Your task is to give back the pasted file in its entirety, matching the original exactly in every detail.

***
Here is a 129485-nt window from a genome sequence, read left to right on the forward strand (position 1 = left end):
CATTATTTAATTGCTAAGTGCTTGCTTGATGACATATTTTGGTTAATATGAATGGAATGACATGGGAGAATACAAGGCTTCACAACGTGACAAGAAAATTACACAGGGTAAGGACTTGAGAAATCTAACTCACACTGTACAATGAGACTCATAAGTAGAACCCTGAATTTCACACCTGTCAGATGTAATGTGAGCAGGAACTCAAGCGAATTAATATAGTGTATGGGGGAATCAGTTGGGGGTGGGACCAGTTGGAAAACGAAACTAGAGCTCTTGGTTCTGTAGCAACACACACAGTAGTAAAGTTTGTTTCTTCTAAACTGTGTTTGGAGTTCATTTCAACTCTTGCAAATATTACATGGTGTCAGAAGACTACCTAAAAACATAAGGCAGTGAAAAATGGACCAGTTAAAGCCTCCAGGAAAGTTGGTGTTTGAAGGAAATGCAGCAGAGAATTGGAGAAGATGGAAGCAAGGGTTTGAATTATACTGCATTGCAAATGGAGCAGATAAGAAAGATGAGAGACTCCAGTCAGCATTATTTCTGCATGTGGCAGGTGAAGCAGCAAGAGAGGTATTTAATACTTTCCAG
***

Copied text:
Here is a 129485-nt window from a genome sequence, read left to right on the forward strand (position 1 = left end):
CATTATTTAATTGCTAAGTGCTTGCTTGATGACATATTTTGGTTAATATGAATGGAATGACATGGGAGAATACAAGGCTTCACAACGTGACAAGAAAATTACACAGGGTAAGGACTTGAGAAATCTAACTCACACTGTACAATGAGACTCATAAGTAGAACCCTGAATTTCACACCTGTCAGATGTAATGTGAGCAGGAACTCAAGCGAATTAATATAGTGTATGGGGGAATCAGTTGGGGGTGGGACCAGTTGGAAAACGAAACTAGAGCTCTTGGTTCTGTAGCAACACACACAGTAGTAAAGTTTGTTTCTTCTAAACTGTGTTTGGAGTTCATTTCAACTCTTGCAAATATTACATGGTGTCAGAAGACTACCTAAAAACATAAGGCAGTGAAAAATGGACCAGTTAAAGCCTCCAGGAAAGTTGGTGTTTGAAGGAAATGCAGCAGAGAATTGGAGAAGATGGAAGCAAGGGTTTGAATTATACTGCATTGCAAATGGAGCAGATAAGAAAGATGAGAGACTCCAGTCAGCATTATTTCTGCATGTGGCAGGTGAAGCAGCAAGAGAGGTATTTAATACTTTCCAG